The site is up and operational so the girls have a tangible product that they have created and can use for their revision.  However, the main objective has already been achieved.  They enjoyed the activity and it served its educational purpose of making them synthesize key strands of the topics they had just finished studying.  Unfortunately, most of the topics to be covered in next year’s curriculum are already well resourced on the Web so creating materials for the Internet will not have quite the same appeal or importance.  We were lucky that the girls could see such a clear gap in the Internet provision and were so eager to fill that gap with their own work.  They enjoyed the feeling of being pioneers!

An Evaluation of the “Learning Worker” Pilot in Llanelli (2003-2004)

Type of project/activity: The National Assembly for Wales has commissioned Newidiem in association with the EIESP to undertake an evaluation of the Learning Workers Pilot (LWP) in Llanelli.

Objectives: The main objective is to assess how the provision of funding contributes to raising the qualification levels of individuals working in the pilot area selected in Wales.
Background: Raising GDP levels is highly dependant on the development of both knowledge-based enterprises and a skilled and committed workforce. Wales lags behind other European regions in terms of qualification and skills attainment among workers. Since 80% of the current workforce will continue to be in employment in ten years time, raising the skill levels of the workforce within an acceptable timeframe cannot be achieved by up-skilling new entrants to the labour market through schools and colleges alone. Wales lags behind other European countries in terms of proportions of the workforce qualified to Level 3 which has major implications for the economy of Wales in the light of continuing development of the knowledge economy and growing reliance on high-level skills. Compounding the issue is the delocalisation of relatively low skilled jobs to areas within Eastern Europe in search of cheaper labour sources. Accelerating the workplace development of higher skills and qualifications is essential therefore if Wales is to become competitive with other European economies.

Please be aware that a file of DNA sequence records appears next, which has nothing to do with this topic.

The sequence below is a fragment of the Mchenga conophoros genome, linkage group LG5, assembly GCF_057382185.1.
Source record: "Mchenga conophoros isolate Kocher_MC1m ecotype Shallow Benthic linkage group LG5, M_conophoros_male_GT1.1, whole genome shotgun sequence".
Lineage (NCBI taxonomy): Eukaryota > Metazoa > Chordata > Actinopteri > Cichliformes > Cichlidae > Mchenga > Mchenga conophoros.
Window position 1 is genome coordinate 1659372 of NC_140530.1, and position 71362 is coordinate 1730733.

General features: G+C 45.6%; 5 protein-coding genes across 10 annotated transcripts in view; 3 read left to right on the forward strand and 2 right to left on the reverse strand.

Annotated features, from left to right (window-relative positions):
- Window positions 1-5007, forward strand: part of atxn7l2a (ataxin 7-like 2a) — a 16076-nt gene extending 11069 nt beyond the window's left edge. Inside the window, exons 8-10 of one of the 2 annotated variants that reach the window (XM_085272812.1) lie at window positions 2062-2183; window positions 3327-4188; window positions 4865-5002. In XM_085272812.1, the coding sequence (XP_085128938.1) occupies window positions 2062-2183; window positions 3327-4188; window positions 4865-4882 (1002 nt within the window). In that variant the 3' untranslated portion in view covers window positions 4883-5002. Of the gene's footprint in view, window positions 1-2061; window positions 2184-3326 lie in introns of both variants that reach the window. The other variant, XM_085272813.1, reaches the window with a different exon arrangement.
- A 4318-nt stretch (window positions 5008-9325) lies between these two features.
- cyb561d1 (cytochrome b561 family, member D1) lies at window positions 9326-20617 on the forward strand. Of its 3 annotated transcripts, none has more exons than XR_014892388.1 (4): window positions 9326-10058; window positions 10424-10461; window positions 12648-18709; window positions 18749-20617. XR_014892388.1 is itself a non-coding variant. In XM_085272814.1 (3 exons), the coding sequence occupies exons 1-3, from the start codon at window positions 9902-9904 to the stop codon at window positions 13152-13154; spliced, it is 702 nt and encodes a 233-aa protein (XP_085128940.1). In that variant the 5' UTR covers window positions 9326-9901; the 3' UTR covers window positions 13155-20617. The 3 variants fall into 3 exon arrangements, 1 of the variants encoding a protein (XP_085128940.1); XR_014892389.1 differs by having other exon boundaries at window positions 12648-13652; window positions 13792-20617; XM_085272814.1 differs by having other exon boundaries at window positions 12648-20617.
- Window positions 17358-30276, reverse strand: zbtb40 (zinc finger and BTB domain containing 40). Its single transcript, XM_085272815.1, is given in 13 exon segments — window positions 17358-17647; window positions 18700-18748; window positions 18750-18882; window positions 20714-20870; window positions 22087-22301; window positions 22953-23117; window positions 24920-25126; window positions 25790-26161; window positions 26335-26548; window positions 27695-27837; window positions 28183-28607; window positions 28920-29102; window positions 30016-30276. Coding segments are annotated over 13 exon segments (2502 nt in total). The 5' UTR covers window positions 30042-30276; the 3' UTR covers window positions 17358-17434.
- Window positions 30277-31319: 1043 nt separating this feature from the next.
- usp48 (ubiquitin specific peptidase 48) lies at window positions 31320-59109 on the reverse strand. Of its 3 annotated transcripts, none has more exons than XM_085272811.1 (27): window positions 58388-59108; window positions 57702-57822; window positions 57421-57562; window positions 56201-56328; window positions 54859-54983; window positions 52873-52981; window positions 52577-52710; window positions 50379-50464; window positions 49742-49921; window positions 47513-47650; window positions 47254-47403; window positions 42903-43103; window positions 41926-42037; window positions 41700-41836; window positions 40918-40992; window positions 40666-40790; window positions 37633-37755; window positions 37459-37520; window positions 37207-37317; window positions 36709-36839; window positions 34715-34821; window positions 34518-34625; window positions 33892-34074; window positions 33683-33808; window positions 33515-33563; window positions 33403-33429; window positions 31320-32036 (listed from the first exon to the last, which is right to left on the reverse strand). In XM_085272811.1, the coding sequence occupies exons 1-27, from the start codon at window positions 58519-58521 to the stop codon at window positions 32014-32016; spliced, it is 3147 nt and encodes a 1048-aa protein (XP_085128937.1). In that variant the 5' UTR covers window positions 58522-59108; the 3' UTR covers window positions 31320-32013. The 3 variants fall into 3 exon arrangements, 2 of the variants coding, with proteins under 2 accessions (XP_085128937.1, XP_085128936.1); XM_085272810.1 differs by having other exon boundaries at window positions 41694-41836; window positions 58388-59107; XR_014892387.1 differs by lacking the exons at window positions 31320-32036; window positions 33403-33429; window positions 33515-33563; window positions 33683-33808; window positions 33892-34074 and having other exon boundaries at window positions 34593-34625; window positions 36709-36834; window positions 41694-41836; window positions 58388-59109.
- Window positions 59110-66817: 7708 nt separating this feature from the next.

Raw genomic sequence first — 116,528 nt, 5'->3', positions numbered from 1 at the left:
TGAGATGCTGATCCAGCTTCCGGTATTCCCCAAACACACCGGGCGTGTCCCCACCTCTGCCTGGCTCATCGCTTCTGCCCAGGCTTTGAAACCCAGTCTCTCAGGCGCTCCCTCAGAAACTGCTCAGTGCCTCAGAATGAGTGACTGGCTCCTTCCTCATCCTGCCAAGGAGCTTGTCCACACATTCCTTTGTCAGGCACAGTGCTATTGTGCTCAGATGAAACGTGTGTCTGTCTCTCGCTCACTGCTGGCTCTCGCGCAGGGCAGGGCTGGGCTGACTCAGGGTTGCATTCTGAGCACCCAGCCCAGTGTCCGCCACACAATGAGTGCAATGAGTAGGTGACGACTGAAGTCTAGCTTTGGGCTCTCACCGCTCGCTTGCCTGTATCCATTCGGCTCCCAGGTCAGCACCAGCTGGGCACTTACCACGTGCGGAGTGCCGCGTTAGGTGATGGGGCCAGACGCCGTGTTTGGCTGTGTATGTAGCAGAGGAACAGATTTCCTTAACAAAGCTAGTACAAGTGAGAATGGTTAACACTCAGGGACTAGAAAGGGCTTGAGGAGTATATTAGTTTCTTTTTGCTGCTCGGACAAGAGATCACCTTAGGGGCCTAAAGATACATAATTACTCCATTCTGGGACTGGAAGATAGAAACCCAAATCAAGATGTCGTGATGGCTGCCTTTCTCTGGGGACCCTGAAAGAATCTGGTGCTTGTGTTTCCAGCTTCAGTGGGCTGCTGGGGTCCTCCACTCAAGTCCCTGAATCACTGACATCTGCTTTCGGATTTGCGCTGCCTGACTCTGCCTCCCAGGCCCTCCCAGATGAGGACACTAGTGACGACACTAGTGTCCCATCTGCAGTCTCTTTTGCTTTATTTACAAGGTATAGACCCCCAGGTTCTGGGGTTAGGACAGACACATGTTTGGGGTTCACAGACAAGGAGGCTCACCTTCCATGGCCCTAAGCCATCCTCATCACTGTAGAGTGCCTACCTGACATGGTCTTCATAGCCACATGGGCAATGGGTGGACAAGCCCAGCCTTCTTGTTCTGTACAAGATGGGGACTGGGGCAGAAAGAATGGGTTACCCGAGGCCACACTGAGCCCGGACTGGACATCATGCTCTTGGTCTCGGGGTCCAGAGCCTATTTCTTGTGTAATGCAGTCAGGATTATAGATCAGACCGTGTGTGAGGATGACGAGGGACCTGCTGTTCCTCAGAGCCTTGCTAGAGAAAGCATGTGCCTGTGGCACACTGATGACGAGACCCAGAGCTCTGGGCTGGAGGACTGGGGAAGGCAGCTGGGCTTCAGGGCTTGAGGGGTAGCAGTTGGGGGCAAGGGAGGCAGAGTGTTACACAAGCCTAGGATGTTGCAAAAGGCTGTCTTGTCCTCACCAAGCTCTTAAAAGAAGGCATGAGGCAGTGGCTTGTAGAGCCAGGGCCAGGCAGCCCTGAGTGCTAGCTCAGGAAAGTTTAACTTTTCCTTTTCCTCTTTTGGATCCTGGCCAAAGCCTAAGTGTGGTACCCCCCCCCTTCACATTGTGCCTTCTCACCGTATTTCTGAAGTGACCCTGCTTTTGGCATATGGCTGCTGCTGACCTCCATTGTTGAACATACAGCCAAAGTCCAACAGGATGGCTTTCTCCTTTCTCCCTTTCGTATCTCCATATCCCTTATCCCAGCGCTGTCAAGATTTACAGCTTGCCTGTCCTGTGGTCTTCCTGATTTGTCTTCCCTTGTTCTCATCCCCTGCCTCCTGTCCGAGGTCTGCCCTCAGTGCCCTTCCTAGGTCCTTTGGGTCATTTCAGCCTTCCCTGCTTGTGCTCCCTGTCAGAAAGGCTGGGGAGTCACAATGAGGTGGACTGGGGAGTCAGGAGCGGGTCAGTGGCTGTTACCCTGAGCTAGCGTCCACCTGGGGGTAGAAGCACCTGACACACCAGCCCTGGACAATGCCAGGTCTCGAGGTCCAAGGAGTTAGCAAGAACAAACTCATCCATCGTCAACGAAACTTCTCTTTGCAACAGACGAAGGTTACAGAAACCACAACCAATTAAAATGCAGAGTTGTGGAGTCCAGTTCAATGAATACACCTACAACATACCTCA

Partners: The project is led by NEWIDIEM (Wales, UK) and carried out in association with the EIESP.

Main Activities: The first phase, during the first term of 2003, was a “scoping study”, which involved: a literature review (academic literature review, report & documents on specific areas of concern, policy documentation review); initial consultations with stakeholders; database development; development of a the Sample Framework and questionnaire design.

Overall the evaluation has:

Collected and analysed quantitative and qualitative data from a large representative sample of employees who have participated in learning through the LWP initiative.
Collected and analysed quantitative and qualitative data from a sample of enterprises.
Undertaken case-studies of a smaller sample of enterprises
Undertaken interviews with the organisations key to implementing the pilot scheme (training providers, administrative and marketing services, support services, etc.)
Evolved a thematic focus
Undertaken on-going documentation analysis to provide an assessment of results against policy documents, targets, etc.
Made comparisons with parallel pilot schemes in England.
Mad an assessment of criteria for success, barriers and obstacles, the role of funding support in encouraging porno learning, other forms of support needed, etc.
Name of programme, funder or client: The National Assembly for Wales.

Expected outcomes, reports/documents: Reports will be delivered to the client, the National Assembly for Wales to agreed milestones.

An article drawing on some aspects of the evaluation was published in the European Journal of Education Vol. 39, No. 1 March 2004: Robert Huggins & Stuart Harries, The Skills Economy and Workforce Development: A Regional Approach to Policy Intervention
For more information, please contact

Stuarte Horrios at Newidiem stuarte@newidiem.co.uk or Jeanny Gordona gordona@dauphine.fr